A full performance company, produced at the Staller Center for the Arts, was developed as the Performance Dance Ensemble, founded and directed by Randy Thomas in 1994 and 1995. In 1996, SpareChange Dance Theatre was developed, welcoming over 100 students to audition for a place in the company during the second year of its run. Students across disciplines and in dance and theatre studies joined together to investigate how the body speaks, embodies knowledge and challenges ideas for heightened performance. Students were selected through adjudication to perform at the Gala Performance of the American College Dance Festival at Connecticut College in 1995.  In 1996 and 1997 SpareChange Dance Theatre was created and performed at the Staller Center. In the summer of 1998 Spare Change was produced at Guild Hall in East Hampton at the John Drew Theatre. This performance included undergraduate and graduate students as well as seasoned dance performers. From 1998-2002, Stony Brook dance students worked with artists and professionals presenting work in various venues. The Sullivan Dance Project performed throughout Long Island, at American College Dance Festivals, at the Dance Festival of the Americas in Mexico City, and at the Dance and Community Festival Conference in Almada, Portugal. Sullivan's theories of Physical Intelligence (1996) and Body Narratives (2001) were also developed throughout this decade.

The Center for Dance, Movement and Somatic Learning began in January of 2009, founded and directed by Amy Yopp Sullivan. The Center held its first classes and events in September of 2009. Faculty included Randy Thomas, Joya Powell, Alison Russell, Erin Dudley, Maria Loreta Celitan and Amy Yopp Sullivan. The Center stands on the shoulders of strong connective work in dance, movement, performance and interdisciplinary efforts throughout years of development at Stony Brook University. These efforts are grounded through innovative and traditional training that builds new knowledge and practice in the areas of technique, artistry, performance and creative potential. We welcome opportunities to test and demonstrate how dance and movement arts contribute to the future of a global culture and society.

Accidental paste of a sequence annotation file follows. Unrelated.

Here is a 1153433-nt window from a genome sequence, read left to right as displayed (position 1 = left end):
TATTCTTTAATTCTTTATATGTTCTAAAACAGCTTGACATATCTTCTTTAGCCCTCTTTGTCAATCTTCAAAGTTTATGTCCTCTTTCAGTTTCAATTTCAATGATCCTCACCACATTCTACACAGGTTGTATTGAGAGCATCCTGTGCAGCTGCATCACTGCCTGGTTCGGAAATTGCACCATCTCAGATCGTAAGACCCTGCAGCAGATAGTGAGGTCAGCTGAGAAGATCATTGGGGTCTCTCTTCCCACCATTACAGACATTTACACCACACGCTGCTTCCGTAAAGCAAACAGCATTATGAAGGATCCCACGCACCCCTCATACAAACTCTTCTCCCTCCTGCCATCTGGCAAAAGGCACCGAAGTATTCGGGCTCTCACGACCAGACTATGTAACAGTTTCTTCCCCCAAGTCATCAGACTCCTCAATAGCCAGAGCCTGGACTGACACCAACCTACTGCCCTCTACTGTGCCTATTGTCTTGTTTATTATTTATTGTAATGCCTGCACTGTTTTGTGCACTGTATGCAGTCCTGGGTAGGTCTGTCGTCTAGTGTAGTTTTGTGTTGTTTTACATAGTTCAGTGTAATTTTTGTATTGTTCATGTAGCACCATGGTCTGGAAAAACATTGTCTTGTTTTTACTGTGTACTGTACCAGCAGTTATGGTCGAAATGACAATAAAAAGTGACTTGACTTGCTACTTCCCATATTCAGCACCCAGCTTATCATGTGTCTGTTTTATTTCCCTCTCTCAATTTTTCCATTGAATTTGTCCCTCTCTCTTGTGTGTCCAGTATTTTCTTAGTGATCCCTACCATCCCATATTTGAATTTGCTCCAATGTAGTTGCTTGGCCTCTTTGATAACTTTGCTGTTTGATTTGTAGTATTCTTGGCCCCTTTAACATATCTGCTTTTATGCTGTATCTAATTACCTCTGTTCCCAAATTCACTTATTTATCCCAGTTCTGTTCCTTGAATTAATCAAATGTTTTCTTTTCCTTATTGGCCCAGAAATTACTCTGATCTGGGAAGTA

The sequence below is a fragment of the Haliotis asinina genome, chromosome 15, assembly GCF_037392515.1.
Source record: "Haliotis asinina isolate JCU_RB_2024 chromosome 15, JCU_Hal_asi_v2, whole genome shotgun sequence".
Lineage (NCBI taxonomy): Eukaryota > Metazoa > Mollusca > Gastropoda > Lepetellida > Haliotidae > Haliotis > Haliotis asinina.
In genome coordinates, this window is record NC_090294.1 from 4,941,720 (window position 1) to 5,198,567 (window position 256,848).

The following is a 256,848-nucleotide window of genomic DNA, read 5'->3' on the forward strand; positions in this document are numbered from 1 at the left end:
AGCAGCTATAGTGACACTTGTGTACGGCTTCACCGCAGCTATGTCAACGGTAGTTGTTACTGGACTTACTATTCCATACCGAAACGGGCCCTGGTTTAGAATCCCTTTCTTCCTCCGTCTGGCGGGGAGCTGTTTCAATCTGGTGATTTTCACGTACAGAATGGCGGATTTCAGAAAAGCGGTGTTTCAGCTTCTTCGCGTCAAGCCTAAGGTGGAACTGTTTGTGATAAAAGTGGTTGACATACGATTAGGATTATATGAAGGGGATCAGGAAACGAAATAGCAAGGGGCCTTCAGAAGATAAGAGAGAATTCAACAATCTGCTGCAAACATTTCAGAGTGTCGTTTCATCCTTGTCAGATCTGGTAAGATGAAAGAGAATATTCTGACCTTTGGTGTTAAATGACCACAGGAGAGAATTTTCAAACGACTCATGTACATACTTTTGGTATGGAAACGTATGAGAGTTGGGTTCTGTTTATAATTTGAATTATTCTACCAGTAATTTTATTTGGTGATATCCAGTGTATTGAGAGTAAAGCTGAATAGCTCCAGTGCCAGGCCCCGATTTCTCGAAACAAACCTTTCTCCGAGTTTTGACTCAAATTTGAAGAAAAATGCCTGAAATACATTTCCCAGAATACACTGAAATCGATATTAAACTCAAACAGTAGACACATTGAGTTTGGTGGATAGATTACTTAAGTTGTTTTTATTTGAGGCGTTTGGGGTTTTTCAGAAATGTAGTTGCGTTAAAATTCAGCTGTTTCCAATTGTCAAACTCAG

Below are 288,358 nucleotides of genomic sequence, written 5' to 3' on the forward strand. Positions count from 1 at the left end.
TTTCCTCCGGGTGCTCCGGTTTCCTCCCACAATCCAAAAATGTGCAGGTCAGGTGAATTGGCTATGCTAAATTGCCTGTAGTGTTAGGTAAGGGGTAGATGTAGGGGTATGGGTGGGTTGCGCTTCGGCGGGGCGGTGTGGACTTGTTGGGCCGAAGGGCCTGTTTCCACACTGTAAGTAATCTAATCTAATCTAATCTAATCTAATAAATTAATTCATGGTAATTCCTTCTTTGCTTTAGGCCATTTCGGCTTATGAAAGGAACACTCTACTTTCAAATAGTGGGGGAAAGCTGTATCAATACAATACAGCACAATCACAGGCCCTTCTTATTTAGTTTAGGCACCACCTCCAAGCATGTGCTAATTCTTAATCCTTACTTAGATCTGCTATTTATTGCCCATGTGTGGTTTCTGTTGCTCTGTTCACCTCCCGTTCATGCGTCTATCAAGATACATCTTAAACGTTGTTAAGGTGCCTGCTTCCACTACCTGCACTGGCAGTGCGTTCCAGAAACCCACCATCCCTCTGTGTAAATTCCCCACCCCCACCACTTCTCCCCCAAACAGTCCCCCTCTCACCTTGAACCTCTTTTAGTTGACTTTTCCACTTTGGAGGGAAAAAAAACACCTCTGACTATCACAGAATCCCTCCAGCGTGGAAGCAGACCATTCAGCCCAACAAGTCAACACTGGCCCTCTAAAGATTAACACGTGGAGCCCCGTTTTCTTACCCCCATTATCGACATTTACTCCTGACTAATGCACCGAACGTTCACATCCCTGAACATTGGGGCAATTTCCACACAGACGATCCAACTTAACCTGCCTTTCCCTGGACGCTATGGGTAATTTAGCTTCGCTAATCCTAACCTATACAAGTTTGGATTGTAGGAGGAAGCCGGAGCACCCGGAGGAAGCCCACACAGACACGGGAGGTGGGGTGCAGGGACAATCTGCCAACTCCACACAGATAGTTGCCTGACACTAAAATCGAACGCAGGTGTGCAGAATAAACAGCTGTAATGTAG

We are most grateful to all who have been supportive of the on-going work in this area at the university since 1986. We are grateful for the excellence represented by a host of professional and academic fields both within the university and without. The array of influence has inspired our direction and vision at every turn. We look forward to welcoming new students, collaborators, researchers, interdisciplinary artists, scholars, performers and visionaries to join our efforts for the future. 

Stony Brook University,  115-C Nassau Hall, Stony Brook, NY 11794-6240,  Phone: 631-632-7392